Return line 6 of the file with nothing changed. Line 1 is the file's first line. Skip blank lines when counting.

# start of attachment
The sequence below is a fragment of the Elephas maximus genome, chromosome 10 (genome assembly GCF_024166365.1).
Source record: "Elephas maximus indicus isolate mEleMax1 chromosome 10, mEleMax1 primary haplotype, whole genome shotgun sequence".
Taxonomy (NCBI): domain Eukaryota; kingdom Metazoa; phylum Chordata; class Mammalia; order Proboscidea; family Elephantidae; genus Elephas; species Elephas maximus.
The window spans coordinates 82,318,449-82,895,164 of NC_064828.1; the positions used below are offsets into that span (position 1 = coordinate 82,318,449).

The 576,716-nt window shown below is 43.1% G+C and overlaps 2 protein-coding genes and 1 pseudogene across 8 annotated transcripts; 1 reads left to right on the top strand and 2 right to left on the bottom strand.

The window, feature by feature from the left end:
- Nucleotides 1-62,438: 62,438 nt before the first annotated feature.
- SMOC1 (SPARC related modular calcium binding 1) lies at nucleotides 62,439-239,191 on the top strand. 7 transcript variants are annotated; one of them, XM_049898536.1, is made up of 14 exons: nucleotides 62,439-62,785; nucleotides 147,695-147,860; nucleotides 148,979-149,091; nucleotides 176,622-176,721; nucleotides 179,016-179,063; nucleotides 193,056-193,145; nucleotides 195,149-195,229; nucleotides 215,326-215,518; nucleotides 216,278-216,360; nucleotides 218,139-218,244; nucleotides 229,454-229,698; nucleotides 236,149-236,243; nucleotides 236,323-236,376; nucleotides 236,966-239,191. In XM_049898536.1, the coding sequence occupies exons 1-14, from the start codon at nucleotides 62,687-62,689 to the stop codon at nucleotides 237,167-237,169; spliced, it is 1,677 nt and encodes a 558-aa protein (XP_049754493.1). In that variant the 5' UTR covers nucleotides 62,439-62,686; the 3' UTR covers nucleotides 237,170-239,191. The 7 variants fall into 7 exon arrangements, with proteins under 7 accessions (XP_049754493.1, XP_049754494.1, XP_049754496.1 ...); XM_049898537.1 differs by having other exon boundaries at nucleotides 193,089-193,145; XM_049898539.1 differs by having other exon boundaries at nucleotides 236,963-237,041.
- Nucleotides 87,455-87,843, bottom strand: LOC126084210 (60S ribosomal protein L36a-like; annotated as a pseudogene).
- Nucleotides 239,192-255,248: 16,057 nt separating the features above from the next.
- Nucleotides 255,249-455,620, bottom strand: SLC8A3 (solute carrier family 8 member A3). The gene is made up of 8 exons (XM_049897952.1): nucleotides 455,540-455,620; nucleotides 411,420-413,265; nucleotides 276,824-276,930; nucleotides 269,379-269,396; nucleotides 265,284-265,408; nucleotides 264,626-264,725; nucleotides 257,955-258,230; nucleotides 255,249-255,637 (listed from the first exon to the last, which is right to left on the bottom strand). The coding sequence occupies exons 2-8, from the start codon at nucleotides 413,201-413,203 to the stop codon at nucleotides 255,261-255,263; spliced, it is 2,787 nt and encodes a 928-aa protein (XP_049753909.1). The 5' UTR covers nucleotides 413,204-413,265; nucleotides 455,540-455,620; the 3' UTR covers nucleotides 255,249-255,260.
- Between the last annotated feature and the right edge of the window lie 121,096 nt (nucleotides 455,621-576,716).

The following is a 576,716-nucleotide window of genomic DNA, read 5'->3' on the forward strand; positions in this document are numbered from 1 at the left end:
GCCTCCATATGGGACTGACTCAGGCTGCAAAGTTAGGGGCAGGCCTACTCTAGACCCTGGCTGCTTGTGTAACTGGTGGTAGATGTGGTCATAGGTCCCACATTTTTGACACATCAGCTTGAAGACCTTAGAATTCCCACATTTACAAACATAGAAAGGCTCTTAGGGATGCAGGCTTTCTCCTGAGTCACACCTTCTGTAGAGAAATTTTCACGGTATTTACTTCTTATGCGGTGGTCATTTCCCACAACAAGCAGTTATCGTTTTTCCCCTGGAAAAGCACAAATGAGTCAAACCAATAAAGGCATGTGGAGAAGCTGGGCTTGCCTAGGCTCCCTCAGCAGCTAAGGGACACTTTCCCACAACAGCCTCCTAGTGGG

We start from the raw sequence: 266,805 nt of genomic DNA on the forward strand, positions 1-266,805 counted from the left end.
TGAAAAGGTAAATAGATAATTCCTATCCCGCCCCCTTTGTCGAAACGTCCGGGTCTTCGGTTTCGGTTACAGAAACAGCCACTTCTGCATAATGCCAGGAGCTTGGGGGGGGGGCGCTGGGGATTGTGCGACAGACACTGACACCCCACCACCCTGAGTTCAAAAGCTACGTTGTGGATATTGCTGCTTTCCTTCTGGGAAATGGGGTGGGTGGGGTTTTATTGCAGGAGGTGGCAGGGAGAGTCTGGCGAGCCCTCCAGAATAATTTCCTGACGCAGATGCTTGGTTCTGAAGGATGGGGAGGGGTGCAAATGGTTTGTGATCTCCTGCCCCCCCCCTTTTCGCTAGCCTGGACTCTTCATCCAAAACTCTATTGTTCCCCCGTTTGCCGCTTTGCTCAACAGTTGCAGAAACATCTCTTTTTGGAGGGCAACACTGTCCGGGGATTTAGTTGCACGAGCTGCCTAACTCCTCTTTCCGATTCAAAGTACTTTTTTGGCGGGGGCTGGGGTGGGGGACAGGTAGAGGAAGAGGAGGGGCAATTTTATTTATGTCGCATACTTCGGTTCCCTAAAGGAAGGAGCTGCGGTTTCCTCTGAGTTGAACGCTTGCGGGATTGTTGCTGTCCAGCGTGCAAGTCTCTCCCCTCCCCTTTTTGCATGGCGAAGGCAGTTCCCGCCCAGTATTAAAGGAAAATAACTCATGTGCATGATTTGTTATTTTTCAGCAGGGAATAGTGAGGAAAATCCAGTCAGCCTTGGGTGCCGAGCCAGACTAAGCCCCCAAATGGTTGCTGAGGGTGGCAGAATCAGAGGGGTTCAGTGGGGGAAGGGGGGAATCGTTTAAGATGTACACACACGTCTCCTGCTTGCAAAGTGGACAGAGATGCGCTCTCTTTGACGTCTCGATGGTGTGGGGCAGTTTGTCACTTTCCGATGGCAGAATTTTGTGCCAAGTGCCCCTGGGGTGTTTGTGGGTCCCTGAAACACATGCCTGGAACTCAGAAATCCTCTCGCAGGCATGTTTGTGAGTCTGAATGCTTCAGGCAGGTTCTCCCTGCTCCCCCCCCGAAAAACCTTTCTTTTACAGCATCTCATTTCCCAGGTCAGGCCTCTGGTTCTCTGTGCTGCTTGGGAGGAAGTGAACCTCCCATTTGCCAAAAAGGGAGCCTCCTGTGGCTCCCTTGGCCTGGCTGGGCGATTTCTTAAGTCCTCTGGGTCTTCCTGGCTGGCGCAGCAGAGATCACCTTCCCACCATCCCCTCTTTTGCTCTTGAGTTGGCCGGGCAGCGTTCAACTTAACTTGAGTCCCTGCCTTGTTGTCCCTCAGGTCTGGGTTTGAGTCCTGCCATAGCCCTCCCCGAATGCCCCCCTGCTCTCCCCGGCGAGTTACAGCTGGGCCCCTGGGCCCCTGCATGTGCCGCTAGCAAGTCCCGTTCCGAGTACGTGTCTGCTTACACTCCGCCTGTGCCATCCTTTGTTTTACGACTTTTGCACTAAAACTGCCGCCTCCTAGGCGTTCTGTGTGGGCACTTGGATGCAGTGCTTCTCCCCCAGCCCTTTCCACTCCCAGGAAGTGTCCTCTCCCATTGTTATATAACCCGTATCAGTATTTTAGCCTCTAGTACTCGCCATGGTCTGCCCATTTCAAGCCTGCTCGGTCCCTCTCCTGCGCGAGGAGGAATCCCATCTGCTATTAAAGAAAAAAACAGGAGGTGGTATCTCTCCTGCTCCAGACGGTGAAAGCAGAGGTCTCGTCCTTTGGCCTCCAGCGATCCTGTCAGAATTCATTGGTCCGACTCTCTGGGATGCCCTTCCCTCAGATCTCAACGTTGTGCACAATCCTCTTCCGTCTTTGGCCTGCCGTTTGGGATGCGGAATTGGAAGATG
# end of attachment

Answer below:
The window, feature by feature from the left end: